Reasons Why I Should Have Planned

I’m not a planner. I feel stifled if I have plot to fulfill, instead I usually start with a title and the very last line. I sit with my pen poised and let the words flow. I go back and add chapters where needed, go forward to write a killer line, backwards to add a bit of foreshadowing. And the whole thing comes together. It’s a long process. Where other authors can have a book written within a year, mine take a little longer. In some cases they taksimson-petrol-110900e… ahem, years and years.

My current novel is supposed to be a mashup of a character/plot that’s been on the back-burner since the early 2000s, and the story I wrote for last year’s NaNoWriMo, with some other stuff that I’ve started and abandoned within a couple of weeks.

Except, I have a main character that is both named and nameless, in past and present tense, first and third person. She lives in London, a nameless city, on the coast. She’s always an artist and has just won an art award, or won it years ago. Her current exhibition is both on display and cancelled. She has a lodger but is lodging, and a sister who is in varying degrees of existence.

I’m staring at these pages, completely overwhelmed – in some cases, reading the same scene written in different ways, with different outcomes. I have two folders that have an abundance of Post-It notes to remind me where I think that scene might fit, or not fit, or needs to fit.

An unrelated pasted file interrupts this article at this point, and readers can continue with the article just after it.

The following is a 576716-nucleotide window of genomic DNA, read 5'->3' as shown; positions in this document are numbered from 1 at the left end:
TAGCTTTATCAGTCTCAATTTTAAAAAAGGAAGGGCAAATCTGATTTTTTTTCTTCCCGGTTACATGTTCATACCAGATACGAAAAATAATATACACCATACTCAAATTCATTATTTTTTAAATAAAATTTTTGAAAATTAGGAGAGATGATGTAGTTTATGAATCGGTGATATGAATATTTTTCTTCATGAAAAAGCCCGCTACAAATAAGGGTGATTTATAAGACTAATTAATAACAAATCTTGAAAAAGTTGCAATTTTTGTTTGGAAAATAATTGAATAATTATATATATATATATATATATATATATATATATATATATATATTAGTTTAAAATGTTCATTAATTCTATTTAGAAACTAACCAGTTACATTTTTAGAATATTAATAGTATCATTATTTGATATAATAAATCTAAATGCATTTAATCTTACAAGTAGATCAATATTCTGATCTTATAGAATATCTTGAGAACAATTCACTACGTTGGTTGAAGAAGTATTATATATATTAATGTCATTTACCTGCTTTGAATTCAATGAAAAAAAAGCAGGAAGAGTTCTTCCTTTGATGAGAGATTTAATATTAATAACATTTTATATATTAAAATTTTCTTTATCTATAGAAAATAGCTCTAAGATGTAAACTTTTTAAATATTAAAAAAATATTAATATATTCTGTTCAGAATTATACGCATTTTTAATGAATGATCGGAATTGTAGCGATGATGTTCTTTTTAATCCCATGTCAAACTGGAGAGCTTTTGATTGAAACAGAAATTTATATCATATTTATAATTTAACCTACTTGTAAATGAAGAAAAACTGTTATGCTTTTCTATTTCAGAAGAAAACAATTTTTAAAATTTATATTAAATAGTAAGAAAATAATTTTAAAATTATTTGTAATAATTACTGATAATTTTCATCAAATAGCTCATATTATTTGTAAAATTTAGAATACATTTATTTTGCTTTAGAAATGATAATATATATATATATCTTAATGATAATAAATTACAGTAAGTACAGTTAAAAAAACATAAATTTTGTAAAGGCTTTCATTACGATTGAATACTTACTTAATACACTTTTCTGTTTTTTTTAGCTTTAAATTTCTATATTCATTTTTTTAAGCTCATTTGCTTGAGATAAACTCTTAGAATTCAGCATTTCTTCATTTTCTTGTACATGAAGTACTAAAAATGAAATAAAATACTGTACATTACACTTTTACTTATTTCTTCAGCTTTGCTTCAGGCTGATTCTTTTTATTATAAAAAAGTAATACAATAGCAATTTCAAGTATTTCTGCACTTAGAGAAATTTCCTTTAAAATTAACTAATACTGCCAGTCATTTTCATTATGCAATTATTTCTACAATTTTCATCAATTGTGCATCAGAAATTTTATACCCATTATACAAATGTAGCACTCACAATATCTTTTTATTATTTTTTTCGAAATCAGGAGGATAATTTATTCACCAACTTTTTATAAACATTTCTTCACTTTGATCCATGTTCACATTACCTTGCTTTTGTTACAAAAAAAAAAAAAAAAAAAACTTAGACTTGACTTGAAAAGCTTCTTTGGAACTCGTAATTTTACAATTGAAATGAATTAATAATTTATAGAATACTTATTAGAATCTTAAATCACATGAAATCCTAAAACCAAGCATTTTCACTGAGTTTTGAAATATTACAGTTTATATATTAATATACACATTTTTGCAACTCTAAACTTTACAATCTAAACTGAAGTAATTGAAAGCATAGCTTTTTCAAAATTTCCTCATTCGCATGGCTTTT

And I don’t know what do to… Apart from go back to basics and write a plan. Or give up altogether and bake a cake.

Tips, advice and hugs all appreciated right now πŸ™‚

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39 thoughts on “Reasons Why I Should Have Planned”

  1. I had to go back and outline my first project, after a few portions were written. I am not a planner, I honestly feel more at home in a panicked rush, or reacting, but the story needed a more solid plan. Even after planning it drifted into my usual style of getting an idea and trying to shift it towards the story. Good luck, if nothing else the planning will help you focus, and perhaps identify any gaps in the story before you write yourself in a corner.

      1. That is why I started outlining, getting tired of writing into the corners. Ha! Though I admit I still like writing the first Chapter as a pantster, then adjust and make the outline from there. That way I am already invested in the project.

  2. Boy, can I emphasize, Annalisa. I’m working on my first draft and it feels like I’m making journal entries instead of writing a novel. I’m going to have to majorly rewrite which makes me pull my hair. sigh.

  3. Do you have time to set it aside and let it marinate? Answers and work-arounds may come to you while you put it out of your mind and it’s boiling on your back burner….

    1. It’s been lurking in my subconscious for a while. I’m going to plod on to the end, possibly planning as I go (if that makes sense), and then it can be set aside for a while. Lots of walks and gym sessions will help consolidate what I have already, I hope!

  4. Key question – is the cake chocolate? Next question…pick a name, pick a place, rearrange some stuff, and keep writing….oh yeah, I’m a big help. All I’ve written lately is work crap. Don’t listen to me. Well, except about the chocolate part. (and yes, you’ll get it sorted. I have no doubt)